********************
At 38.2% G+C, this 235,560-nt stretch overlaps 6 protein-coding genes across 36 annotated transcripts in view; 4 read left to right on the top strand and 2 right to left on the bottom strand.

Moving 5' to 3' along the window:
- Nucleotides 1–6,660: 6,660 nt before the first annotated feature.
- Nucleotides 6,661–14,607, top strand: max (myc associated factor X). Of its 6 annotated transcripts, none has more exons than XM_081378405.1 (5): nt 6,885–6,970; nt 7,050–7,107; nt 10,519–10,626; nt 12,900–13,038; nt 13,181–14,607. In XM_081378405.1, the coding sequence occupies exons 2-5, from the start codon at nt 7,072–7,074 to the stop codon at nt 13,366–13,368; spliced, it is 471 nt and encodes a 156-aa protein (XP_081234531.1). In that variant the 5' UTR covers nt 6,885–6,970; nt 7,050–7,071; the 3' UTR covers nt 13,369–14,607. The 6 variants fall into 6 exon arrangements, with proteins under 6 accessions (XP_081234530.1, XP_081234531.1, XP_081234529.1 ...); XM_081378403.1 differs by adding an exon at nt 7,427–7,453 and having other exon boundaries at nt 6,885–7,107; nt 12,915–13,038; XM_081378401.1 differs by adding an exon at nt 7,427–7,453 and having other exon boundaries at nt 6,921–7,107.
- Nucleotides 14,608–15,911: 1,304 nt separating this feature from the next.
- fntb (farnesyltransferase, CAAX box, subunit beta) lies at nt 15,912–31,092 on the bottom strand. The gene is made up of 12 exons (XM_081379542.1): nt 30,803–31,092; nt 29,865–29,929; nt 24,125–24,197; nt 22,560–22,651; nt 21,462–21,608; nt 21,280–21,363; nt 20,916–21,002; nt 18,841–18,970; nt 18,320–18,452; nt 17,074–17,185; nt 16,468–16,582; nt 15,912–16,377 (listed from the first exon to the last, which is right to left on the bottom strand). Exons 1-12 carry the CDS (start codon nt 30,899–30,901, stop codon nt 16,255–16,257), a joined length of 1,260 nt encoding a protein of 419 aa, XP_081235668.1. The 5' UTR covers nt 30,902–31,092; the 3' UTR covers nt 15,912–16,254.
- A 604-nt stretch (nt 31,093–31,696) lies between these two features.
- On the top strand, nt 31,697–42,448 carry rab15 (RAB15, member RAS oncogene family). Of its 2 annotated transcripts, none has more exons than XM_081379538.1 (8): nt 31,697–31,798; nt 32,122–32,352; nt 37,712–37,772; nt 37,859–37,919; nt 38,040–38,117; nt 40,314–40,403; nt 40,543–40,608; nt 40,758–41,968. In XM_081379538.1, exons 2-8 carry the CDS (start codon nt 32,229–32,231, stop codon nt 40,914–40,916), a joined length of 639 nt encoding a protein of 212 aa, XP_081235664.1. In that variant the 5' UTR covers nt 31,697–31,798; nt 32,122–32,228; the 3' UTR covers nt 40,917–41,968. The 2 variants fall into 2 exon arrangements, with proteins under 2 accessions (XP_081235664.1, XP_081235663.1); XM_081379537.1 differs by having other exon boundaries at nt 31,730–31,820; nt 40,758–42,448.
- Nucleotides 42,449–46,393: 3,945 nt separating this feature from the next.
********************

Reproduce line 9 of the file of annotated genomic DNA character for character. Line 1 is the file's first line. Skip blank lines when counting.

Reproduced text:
- Nucleotides 42,449–46,393: 3,945 nt separating this feature from the next.